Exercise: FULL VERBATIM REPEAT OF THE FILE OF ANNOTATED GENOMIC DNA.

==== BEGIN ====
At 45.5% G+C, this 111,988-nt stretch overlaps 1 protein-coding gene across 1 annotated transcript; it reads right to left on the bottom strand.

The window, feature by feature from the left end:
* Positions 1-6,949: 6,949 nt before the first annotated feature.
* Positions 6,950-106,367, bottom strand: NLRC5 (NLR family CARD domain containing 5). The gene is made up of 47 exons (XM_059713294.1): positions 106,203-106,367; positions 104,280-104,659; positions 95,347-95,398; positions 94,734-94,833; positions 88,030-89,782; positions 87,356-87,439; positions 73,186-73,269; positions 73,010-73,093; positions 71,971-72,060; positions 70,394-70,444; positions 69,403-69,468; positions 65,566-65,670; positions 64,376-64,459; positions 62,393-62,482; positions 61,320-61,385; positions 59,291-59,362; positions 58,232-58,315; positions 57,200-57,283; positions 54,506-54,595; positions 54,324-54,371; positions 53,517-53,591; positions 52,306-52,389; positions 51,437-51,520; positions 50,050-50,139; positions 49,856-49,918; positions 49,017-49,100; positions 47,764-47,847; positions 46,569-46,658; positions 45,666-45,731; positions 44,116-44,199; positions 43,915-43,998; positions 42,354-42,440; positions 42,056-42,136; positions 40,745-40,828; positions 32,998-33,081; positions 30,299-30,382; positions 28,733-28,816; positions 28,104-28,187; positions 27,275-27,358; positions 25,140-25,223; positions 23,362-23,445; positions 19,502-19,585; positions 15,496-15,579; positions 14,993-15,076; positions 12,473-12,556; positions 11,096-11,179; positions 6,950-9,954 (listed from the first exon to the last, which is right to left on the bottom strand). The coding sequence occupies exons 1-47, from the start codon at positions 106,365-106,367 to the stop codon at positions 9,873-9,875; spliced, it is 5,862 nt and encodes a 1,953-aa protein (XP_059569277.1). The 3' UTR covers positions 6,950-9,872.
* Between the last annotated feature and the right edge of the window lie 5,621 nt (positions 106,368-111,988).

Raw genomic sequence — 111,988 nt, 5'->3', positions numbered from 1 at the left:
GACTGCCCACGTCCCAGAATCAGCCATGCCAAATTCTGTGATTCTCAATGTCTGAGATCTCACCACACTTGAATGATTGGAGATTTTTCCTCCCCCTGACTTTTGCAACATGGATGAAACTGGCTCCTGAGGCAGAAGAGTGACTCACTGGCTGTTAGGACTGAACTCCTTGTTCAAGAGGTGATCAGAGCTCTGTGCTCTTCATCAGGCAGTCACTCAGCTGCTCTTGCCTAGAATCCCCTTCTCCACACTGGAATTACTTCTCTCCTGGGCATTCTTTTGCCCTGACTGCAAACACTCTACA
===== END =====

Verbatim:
At 45.5% G+C, this 111,988-nt stretch overlaps 1 protein-coding gene across 1 annotated transcript; it reads right to left on the bottom strand.

The window, feature by feature from the left end:
* Positions 1-6,949: 6,949 nt before the first annotated feature.
* Positions 6,950-106,367, bottom strand: NLRC5 (NLR family CARD domain containing 5). The gene is made up of 47 exons (XM_059713294.1): positions 106,203-106,367; positions 104,280-104,659; positions 95,347-95,398; positions 94,734-94,833; positions 88,030-89,782; positions 87,356-87,439; positions 73,186-73,269; positions 73,010-73,093; positions 71,971-72,060; positions 70,394-70,444; positions 69,403-69,468; positions 65,566-65,670; positions 64,376-64,459; positions 62,393-62,482; positions 61,320-61,385; positions 59,291-59,362; positions 58,232-58,315; positions 57,200-57,283; positions 54,506-54,595; positions 54,324-54,371; positions 53,517-53,591; positions 52,306-52,389; positions 51,437-51,520; positions 50,050-50,139; positions 49,856-49,918; positions 49,017-49,100; positions 47,764-47,847; positions 46,569-46,658; positions 45,666-45,731; positions 44,116-44,199; positions 43,915-43,998; positions 42,354-42,440; positions 42,056-42,136; positions 40,745-40,828; positions 32,998-33,081; positions 30,299-30,382; positions 28,733-28,816; positions 28,104-28,187; positions 27,275-27,358; positions 25,140-25,223; positions 23,362-23,445; positions 19,502-19,585; positions 15,496-15,579; positions 14,993-15,076; positions 12,473-12,556; positions 11,096-11,179; positions 6,950-9,954 (listed from the first exon to the last, which is right to left on the bottom strand). The coding sequence occupies exons 1-47, from the start codon at positions 106,365-106,367 to the stop codon at positions 9,873-9,875; spliced, it is 5,862 nt and encodes a 1,953-aa protein (XP_059569277.1). The 3' UTR covers positions 6,950-9,872.
* Between the last annotated feature and the right edge of the window lie 5,621 nt (positions 106,368-111,988).

Raw genomic sequence — 111,988 nt, 5'->3', positions numbered from 1 at the left:
GACTGCCCACGTCCCAGAATCAGCCATGCCAAATTCTGTGATTCTCAATGTCTGAGATCTCACCACACTTGAATGATTGGAGATTTTTCCTCCCCCTGACTTTTGCAACATGGATGAAACTGGCTCCTGAGGCAGAAGAGTGACTCACTGGCTGTTAGGACTGAACTCCTTGTTCAAGAGGTGATCAGAGCTCTGTGCTCTTCATCAGGCAGTCACTCAGCTGCTCTTGCCTAGAATCCCCTTCTCCACACTGGAATTACTTCTCTCCTGGGCATTCTTTTGCCCTGACTGCAAACACTCTACA